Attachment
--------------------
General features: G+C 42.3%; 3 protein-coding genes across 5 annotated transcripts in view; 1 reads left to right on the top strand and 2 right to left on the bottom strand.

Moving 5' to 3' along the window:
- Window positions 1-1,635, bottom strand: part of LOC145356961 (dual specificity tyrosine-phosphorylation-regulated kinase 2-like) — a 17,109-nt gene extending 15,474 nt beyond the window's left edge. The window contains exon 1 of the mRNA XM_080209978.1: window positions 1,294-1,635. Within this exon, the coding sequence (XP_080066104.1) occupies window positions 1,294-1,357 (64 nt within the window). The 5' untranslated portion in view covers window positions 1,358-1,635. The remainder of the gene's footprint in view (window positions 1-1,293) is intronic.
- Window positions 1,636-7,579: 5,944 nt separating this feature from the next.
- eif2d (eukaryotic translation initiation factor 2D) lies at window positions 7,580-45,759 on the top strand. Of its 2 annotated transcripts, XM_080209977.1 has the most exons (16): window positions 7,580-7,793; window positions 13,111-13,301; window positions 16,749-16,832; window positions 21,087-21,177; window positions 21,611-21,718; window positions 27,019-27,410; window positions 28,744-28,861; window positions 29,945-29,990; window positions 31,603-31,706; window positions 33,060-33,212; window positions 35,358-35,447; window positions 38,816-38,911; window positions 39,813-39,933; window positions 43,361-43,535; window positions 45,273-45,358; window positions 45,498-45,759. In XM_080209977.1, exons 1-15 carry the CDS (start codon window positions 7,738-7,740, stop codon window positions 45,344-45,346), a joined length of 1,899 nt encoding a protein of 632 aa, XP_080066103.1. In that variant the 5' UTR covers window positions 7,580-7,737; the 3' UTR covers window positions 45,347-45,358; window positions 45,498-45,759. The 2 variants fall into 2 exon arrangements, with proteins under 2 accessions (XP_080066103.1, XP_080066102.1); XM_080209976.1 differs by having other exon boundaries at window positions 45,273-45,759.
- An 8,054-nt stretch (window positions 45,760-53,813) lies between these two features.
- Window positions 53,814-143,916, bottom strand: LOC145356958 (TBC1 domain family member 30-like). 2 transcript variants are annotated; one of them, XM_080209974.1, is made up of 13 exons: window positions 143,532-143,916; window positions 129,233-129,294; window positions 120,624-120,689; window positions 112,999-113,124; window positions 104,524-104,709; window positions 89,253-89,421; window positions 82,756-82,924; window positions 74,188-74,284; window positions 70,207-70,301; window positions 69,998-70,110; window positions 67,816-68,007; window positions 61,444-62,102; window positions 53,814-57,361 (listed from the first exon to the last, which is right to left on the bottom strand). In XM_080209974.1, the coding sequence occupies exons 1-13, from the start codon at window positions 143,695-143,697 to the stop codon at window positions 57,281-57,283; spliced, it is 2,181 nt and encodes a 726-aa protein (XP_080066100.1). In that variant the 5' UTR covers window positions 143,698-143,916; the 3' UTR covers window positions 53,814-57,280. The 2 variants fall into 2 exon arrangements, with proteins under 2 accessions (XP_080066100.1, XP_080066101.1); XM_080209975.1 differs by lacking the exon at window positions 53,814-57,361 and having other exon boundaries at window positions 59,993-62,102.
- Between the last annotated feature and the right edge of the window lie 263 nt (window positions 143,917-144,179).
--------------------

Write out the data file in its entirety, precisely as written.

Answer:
General features: G+C 42.3%; 3 protein-coding genes across 5 annotated transcripts in view; 1 reads left to right on the top strand and 2 right to left on the bottom strand.

Moving 5' to 3' along the window:
- Window positions 1-1,635, bottom strand: part of LOC145356961 (dual specificity tyrosine-phosphorylation-regulated kinase 2-like) — a 17,109-nt gene extending 15,474 nt beyond the window's left edge. The window contains exon 1 of the mRNA XM_080209978.1: window positions 1,294-1,635. Within this exon, the coding sequence (XP_080066104.1) occupies window positions 1,294-1,357 (64 nt within the window). The 5' untranslated portion in view covers window positions 1,358-1,635. The remainder of the gene's footprint in view (window positions 1-1,293) is intronic.
- Window positions 1,636-7,579: 5,944 nt separating this feature from the next.
- eif2d (eukaryotic translation initiation factor 2D) lies at window positions 7,580-45,759 on the top strand. Of its 2 annotated transcripts, XM_080209977.1 has the most exons (16): window positions 7,580-7,793; window positions 13,111-13,301; window positions 16,749-16,832; window positions 21,087-21,177; window positions 21,611-21,718; window positions 27,019-27,410; window positions 28,744-28,861; window positions 29,945-29,990; window positions 31,603-31,706; window positions 33,060-33,212; window positions 35,358-35,447; window positions 38,816-38,911; window positions 39,813-39,933; window positions 43,361-43,535; window positions 45,273-45,358; window positions 45,498-45,759. In XM_080209977.1, exons 1-15 carry the CDS (start codon window positions 7,738-7,740, stop codon window positions 45,344-45,346), a joined length of 1,899 nt encoding a protein of 632 aa, XP_080066103.1. In that variant the 5' UTR covers window positions 7,580-7,737; the 3' UTR covers window positions 45,347-45,358; window positions 45,498-45,759. The 2 variants fall into 2 exon arrangements, with proteins under 2 accessions (XP_080066103.1, XP_080066102.1); XM_080209976.1 differs by having other exon boundaries at window positions 45,273-45,759.
- An 8,054-nt stretch (window positions 45,760-53,813) lies between these two features.
- Window positions 53,814-143,916, bottom strand: LOC145356958 (TBC1 domain family member 30-like). 2 transcript variants are annotated; one of them, XM_080209974.1, is made up of 13 exons: window positions 143,532-143,916; window positions 129,233-129,294; window positions 120,624-120,689; window positions 112,999-113,124; window positions 104,524-104,709; window positions 89,253-89,421; window positions 82,756-82,924; window positions 74,188-74,284; window positions 70,207-70,301; window positions 69,998-70,110; window positions 67,816-68,007; window positions 61,444-62,102; window positions 53,814-57,361 (listed from the first exon to the last, which is right to left on the bottom strand). In XM_080209974.1, the coding sequence occupies exons 1-13, from the start codon at window positions 143,695-143,697 to the stop codon at window positions 57,281-57,283; spliced, it is 2,181 nt and encodes a 726-aa protein (XP_080066100.1). In that variant the 5' UTR covers window positions 143,698-143,916; the 3' UTR covers window positions 53,814-57,280. The 2 variants fall into 2 exon arrangements, with proteins under 2 accessions (XP_080066100.1, XP_080066101.1); XM_080209975.1 differs by lacking the exon at window positions 53,814-57,361 and having other exon boundaries at window positions 59,993-62,102.
- Between the last annotated feature and the right edge of the window lie 263 nt (window positions 143,917-144,179).